Updated: May 26
July 28, 2021
By Matt McCoy
It used to be that certified registered nurse anesthetists (CRNAs) were the best-kept secret in health care. Not anymore.
Right before the General Assembly adjourned for its summer recess, lawmakers passed and the governor signed into law Act 60 of 2021, which grants formal title recognition to CRNAs in Pennsylvania.
The enactment marks the end of a legislative review that stretched more than a decade, and it brings tremendous professional satisfaction to the state’s 3,700 CRNAs and students, who will finally be recognized for their advanced education, specialized training, and clinical skills.
Until that moment a few weeks ago, Pennsylvania remained just one of two states (New York is now the lone holdout) that failed to formally recognize “certified registered nurse anesthetist” in some form.
Because there was no definition for nurse anesthetists under the state’s Professional Nursing Law, CRNAs were recognized only as registered nurses, despite clear differences between the two health-care professionals.
CRNAs are the hands-on providers of anesthesia care, operating safely in every setting where anesthesia is administered, including hospital operating and delivery rooms; ambulatory surgical centers; the offices of dentists, ophthalmologists, and plastic surgeons; pain management centers, and more.
Act 60 also expands the providers that CRNAs are permitted to work with to include podiatrists.
While many CRNAs practice with physician anesthesiologists, increasingly, CRNAs practice on their own in collaboration with other health-care professionals.
Act 60 also reinforces that nurse anesthetists are able to perform the full scope of anesthesia services without the involvement of physician anesthesiologists and embraces the existing patient care model of collaboration between CRNAs and their physician colleagues.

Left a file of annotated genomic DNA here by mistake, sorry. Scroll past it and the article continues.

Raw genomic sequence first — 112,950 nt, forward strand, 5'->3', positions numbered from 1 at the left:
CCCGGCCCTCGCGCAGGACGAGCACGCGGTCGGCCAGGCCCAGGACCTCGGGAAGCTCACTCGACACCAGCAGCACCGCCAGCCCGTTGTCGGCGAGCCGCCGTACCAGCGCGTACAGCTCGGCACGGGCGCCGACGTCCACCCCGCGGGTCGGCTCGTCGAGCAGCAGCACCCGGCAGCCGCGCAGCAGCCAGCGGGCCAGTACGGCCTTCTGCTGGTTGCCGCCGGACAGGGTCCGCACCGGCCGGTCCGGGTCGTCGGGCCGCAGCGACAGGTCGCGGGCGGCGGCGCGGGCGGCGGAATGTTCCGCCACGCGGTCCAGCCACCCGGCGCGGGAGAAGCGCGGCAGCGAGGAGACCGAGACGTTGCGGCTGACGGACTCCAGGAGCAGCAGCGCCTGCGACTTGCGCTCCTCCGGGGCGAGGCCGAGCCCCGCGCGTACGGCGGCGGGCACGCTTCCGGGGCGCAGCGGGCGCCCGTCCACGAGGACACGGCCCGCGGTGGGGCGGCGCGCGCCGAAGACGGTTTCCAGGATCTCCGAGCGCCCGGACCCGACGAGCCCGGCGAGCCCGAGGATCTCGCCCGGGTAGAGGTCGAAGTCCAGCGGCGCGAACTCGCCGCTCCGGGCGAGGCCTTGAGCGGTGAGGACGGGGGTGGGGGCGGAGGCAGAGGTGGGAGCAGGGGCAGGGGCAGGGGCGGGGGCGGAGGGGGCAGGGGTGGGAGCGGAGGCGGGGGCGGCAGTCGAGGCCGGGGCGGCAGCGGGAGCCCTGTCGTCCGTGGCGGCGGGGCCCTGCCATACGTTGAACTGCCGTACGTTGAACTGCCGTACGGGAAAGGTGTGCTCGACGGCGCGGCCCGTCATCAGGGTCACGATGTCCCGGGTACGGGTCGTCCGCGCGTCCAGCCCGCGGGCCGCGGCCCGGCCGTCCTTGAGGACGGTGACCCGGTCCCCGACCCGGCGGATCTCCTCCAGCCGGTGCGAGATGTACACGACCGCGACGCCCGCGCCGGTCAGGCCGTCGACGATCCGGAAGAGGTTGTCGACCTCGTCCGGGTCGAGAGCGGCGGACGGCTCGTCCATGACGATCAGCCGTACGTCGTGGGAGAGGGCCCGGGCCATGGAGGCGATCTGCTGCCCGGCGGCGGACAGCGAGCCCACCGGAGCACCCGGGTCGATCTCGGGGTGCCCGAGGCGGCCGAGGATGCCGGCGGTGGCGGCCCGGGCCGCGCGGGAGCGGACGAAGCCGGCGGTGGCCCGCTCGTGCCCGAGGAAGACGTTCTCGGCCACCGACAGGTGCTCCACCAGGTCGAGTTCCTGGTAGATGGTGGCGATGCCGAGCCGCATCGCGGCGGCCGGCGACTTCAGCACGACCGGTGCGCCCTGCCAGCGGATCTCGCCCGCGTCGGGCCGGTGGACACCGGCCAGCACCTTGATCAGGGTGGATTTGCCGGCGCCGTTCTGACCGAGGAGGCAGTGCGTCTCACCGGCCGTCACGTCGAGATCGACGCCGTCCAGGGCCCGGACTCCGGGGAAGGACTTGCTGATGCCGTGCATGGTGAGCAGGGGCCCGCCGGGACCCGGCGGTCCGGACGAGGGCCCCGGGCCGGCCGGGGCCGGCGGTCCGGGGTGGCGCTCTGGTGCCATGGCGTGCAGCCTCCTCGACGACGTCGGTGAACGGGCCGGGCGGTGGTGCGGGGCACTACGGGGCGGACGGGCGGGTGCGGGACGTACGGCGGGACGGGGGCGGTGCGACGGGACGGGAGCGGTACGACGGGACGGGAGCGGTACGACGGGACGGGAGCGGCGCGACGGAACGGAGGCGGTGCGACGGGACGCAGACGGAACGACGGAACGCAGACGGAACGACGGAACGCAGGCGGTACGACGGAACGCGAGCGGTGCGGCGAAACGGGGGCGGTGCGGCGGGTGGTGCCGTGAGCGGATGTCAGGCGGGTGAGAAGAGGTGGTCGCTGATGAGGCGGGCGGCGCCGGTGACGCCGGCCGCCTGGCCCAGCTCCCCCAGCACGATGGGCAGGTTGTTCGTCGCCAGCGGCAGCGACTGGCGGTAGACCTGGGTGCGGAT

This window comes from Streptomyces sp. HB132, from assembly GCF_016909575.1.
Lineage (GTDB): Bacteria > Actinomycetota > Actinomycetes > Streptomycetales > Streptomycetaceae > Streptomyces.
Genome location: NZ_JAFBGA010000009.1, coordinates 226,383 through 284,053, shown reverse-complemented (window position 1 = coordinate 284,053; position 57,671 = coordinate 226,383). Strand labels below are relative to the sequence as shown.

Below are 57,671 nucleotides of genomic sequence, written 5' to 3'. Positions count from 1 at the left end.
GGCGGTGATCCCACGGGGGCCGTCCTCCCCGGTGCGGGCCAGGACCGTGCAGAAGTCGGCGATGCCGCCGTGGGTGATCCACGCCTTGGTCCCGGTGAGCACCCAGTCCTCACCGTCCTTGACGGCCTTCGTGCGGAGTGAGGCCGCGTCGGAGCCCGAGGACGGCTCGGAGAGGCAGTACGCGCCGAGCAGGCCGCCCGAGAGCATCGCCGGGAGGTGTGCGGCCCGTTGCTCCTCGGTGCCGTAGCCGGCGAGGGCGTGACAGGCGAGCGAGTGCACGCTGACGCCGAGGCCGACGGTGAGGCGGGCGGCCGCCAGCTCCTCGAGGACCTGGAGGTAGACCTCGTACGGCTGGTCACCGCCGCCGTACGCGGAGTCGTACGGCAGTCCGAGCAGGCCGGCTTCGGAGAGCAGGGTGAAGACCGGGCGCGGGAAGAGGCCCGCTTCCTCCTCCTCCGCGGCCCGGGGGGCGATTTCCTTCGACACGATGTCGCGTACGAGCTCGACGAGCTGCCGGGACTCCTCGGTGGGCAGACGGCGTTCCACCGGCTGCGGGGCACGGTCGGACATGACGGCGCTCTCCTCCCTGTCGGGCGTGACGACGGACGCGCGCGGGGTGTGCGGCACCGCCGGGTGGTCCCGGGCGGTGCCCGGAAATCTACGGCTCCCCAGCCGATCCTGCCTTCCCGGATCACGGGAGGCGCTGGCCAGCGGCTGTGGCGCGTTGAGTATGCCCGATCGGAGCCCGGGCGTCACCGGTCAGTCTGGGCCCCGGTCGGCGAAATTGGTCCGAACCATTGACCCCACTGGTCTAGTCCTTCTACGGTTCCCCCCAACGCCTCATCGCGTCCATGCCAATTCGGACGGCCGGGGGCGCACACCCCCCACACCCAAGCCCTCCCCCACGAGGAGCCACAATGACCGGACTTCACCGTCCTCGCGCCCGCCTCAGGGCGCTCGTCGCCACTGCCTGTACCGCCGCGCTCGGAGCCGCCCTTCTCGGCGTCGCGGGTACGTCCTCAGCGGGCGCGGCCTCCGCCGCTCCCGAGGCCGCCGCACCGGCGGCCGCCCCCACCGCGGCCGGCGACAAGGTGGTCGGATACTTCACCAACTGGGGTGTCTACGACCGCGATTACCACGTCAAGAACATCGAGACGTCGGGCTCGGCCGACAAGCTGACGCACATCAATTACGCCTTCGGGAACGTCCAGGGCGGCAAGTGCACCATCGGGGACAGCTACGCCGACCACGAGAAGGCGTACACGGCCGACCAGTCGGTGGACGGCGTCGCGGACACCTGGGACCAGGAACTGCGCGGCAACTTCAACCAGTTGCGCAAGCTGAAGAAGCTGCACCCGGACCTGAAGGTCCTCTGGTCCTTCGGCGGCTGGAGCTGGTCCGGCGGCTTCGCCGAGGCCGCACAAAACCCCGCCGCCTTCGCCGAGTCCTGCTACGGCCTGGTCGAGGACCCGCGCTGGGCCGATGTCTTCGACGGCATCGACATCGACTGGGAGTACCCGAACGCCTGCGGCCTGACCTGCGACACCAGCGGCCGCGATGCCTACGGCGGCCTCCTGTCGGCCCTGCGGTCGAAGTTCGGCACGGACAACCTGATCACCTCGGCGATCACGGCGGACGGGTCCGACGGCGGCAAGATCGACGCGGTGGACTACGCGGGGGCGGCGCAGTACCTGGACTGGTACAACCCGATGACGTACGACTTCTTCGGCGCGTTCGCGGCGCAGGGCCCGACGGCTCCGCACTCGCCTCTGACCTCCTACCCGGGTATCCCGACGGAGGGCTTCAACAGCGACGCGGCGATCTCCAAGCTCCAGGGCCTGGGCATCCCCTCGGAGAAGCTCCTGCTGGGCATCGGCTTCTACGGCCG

More than 49,000 CRNAs safely administer well over 34 million anesthetics nationwide each year --- and Pennsylvania remains at the forefront.
With 13 university-led programs, including York College’s WellSpan Health Nurse Anesthetist Program, our commonwealth is a national leader in anesthesia education and training. So, it has always been frustrating that our state didn’t even officially recognize these professionals.
It was costly, too. Without an official CRNA designation here, many students left. And even after they left, some graduating students had to wait as long as six months to get credentialed in out-of-state facilities, because state boards had to verify that students met requirements to be classified appropriately there.
This new law stems the flow of this “health-care brain drain” and reinforces our reputation for education and training.
Act 60 also remedies issues with credentialing that meant logistical and financial challenges for CRNAs.
Pennsylvania-based nurse anesthetists who serve in the military, for example, had to secure designation in another state to provide anesthesia in the armed services. Our CRNAs could not assist on rapid response teams in states affected by natural disasters unless they served only as RNs because they lacked formal credentials.
But it was the pandemic that finally put this decades-long professional slight into perspective.
In response to COVID-19, many CRNAs wanted to contribute more to the facilities where they worked but couldn’t. Likewise, hospitals and other health-care institutions wanted to use CRNAs to their fullest capacity but couldn’t.
And they couldn’t because of the way the state-licensed CRNAs as RNs, which limited our role to provide the most advanced, critical care services during the biggest health-care crisis of our lifetime.
Of course, none of this would have been possible without the bipartisan cooperation of the administration and lawmakers, especially Rep. Tarah Toohil (R-Luzerne) and Sen. John Gordner (R-Columbia), whose measure ultimately was signed into law.
In the most ordinary situations, surgery and anesthesia can be frightening or intimidating. But nurse anesthetists provide comfort and reassurance by never leaving their patient’s side.
We’re usually the last people patients see before a procedure begins and the first to greet them when they awake. It’s humbling to realize that now they will get to know us for who we really are -- finally and officially -- as CRNAs in Pennsylvania.
Matt McCoy, DNP, CRNA, is president of the Pennsylvania Association of Nurse Anesthetists.